I am 4 months postpartum and am exclusively nursing. I had the ParaGard IUD inserted yesterday. I opted for this because I have had difficulty with the pill in the past and wanted a non hormonal option. My period has not returned since I went to the Mikva after the baby.
The doctor said yesterday (he is relatively frum and his practice is full of frum patients) – that I may experience some bleeding but it is from the IUD, it is not a period, and it will not make me a niddah. It has been 36 hours and I am still experiencing some cramping and dampness. I have tried to stick with the “wait 15 seconds before wiping” rule but I can’t promise that I have waited each time I used the bathroom. I’ve been wearing black liners but I definitely have seen some varying degrees of pinks and possible red on toilet paper. It has never been deep and dark like a mid cycle bleed . Mostly just diluted colors. Since my doctor said directly it is not possible to be a period and that it is purely from insertion, what are the rules?
First of all, it is important to note that not only menstruation (“a period”) makes a woman niddah, but any form of bleeding from the uterus that is not caused by injury. Therefore, the physician’s statement is not halachically precise.
The status of bleeding after IUD insertion is a matter of halachic debate. Some poskim maintain that any that any bleeding from the uterus makes a woman niddah, as one cannot be totally sure that it is from injury. However, Rav Henkin, the halachic supervisor of this website, rules that clear injury to the uterine lining does not make a woman niddah. Therefore, if a woman is not bleeding immediately prior to the insertion (and the physician can see if she is or is not), then the bleeding that accompanies insertion does not make her niddah.
There is further halachic debate as to for how long bleeding following the insertion of an IUD may be attributed to the trauma caused by the procedure. This depends somewhat on the individual circumstances. In the case of an IUD that releases hormones (such as Mirena), any bleeding after 24 hours cannot be attributed to the insertion alone, as the progesterone released by the IUD may cause bleeding. In the case of a copper IUD such as ParaGard, there is room to allow longer (a few days) as long as the bleeding is continuous. If the bleeding following insertion has stopped and then restarted, it cannot be attributed to the insertion.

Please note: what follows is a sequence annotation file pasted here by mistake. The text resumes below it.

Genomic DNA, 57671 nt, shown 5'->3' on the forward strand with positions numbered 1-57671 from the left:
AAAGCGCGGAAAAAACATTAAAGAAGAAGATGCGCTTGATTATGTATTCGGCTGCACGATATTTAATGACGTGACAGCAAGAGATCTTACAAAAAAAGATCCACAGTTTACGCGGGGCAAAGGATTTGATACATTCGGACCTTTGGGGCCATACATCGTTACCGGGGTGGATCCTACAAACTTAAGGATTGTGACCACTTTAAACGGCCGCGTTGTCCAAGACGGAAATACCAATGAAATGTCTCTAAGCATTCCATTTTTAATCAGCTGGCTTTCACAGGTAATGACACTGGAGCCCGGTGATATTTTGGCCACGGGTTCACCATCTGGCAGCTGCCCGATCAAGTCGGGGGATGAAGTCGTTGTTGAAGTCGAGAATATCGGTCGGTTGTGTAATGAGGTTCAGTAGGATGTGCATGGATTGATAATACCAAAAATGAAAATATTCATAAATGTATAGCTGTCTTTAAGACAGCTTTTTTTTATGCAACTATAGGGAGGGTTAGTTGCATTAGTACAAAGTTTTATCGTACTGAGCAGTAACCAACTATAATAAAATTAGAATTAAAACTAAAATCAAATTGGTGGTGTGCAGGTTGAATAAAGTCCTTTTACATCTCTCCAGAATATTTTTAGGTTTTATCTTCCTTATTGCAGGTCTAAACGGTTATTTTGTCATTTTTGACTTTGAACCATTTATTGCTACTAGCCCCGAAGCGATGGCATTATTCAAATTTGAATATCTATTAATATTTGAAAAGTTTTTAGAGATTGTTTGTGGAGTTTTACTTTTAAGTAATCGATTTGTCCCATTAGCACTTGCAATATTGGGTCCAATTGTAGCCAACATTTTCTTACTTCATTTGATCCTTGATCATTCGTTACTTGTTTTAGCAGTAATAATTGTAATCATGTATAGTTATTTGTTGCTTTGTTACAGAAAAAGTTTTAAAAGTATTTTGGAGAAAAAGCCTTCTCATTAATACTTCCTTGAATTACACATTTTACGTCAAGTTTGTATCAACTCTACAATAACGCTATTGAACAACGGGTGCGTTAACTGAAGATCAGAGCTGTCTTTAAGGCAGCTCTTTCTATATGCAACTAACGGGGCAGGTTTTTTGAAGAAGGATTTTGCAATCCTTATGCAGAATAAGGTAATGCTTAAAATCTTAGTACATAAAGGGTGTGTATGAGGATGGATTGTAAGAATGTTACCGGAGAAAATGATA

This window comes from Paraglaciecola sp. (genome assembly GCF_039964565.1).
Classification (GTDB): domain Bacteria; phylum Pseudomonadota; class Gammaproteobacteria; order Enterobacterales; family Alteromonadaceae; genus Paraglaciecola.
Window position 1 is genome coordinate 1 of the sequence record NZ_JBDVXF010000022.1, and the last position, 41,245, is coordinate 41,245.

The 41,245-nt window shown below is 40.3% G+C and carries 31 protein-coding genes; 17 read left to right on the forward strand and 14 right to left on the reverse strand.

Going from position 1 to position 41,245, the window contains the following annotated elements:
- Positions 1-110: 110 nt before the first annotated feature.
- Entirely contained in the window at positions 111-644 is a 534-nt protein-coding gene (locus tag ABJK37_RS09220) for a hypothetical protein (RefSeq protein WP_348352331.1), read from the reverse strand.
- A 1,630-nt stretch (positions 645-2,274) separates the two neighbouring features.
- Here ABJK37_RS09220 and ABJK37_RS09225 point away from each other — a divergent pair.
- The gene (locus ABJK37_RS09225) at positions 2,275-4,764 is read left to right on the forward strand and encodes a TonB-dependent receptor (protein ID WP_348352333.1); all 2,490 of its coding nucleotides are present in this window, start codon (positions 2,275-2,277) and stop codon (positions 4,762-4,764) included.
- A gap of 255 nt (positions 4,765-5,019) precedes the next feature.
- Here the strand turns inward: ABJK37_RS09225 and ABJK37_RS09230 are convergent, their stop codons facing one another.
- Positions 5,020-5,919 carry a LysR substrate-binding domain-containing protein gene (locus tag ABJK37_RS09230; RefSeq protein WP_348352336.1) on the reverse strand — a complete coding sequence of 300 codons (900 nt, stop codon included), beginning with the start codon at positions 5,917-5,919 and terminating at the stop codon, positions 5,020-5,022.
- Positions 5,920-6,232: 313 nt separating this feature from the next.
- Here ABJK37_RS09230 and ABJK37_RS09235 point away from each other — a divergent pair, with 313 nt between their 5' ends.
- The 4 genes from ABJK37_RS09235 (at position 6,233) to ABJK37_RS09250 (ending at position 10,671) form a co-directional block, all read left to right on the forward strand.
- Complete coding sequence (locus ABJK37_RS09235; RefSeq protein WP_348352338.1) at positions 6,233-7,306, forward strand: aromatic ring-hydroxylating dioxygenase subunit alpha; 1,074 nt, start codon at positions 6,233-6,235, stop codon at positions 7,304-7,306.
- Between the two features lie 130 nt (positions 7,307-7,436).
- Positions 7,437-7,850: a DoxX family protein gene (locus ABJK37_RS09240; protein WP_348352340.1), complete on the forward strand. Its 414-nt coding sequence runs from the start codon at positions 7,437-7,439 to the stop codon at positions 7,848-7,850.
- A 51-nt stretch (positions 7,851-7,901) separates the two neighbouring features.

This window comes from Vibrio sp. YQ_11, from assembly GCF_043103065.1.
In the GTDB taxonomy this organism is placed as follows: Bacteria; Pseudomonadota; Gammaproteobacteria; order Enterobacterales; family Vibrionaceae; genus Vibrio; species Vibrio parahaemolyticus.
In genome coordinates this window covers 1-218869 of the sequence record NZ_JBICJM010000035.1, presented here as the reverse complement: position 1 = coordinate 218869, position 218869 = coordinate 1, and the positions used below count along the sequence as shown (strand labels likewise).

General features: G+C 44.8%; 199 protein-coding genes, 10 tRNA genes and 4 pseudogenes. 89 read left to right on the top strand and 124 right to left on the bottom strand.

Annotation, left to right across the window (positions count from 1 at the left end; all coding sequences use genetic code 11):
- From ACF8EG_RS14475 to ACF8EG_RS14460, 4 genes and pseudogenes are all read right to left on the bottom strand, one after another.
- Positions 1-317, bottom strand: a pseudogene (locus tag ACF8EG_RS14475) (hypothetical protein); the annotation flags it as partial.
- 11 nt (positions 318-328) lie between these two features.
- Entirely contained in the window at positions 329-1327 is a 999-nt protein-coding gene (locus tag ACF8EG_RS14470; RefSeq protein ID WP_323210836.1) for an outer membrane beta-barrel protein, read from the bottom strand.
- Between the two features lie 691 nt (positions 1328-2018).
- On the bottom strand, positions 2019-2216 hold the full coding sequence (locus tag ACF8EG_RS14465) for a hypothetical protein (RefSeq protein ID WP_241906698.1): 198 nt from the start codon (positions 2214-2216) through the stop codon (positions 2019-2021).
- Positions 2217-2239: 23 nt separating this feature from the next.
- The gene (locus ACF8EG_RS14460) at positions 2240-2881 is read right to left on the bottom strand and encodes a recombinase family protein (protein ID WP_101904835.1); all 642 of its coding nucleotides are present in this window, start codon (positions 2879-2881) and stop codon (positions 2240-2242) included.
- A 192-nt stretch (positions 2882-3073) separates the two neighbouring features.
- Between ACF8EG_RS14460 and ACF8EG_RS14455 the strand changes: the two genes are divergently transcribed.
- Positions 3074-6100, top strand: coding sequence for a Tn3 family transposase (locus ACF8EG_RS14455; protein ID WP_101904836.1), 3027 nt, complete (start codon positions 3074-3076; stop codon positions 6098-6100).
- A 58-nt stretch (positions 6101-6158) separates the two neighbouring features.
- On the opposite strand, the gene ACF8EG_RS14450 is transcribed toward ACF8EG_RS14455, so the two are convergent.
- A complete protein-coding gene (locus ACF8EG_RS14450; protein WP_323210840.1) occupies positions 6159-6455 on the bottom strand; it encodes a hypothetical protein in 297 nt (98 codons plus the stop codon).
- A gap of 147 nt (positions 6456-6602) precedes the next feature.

Other factors, such as a woman’s status as mesuleket damim (not halachically expected to menstruate), can also be brought into play in giving an individual answer. This applies in your situation, since you are postpartum and nursing exclusively, have already been to mikveh after giving birth, and have not yet resumed menstruation. Therefore, in your case, with 36 hours of continuous spotting, the bleeding can still be considered dam makkah and you are not niddah.
In all cases, one can avoid becoming niddah from spotting by being careful with the precautions outlined in our article on stains, such as wearing colored underwear and waiting 15 seconds after urinating before wiping. (In general, you should wait 15 seconds after urinating before wiping. However, if you are unsure of how much time elapsed after wiping, as long as you did not wipe immediately after urinating, you may disregard staining on toilet paper.)
If you were to find staining in a manner that would usually render you niddah (larger than the size of a gris on skin, on toilet paper immediately after urinating, etc.) then you should ask a specific halachic question with up-to-date details, which will be answered based on the principles above.
This internet service does not preclude, override or replace the psak of any rabbinical authority. It is the responsibility of the questioner to inform us of any previous consultation or ruling. As even slight variation in circumstances may have Halachic consequences, views expressed concerning one case may not be applied to other, seemingly similar cases. All health and health-related information contained within Nishmat's Women's Health & Halacha Web site is intended to be general in nature and should not be used as a substitute for consulting with your health care professional. The advice is intended to offer a basis for individuals to discuss their medical condition with their health care provider but not individual advice. Although every effort is made to ensure that the material within Nishmat's Women's Health & Halacha Web site is accurate and timely, it is provided for the convenience of the Web site user but should not be considered official. Advice for actual medical practice should be obtained from a licensed health care professional.
For further questions or comments:
The Nishmat Women's Health and Halacha Site is a public service of Nishmat, The Jeanie Schottenstein Center for Advanced Torah Study for Women. This project and others like it are made possible by contributions from people like you. If you have benefited from the service, and wish to enable us to help others, click here to donate.
Users of Internet filtering services: This site discusses sensitive subjects that some services filter without visual indication. A page that appears 100% complete might actually be missing critical Jewish-law or medical information. To ensure that you view the pages accurately, ask the filtering service to whitelist all pages under yoatzot.org.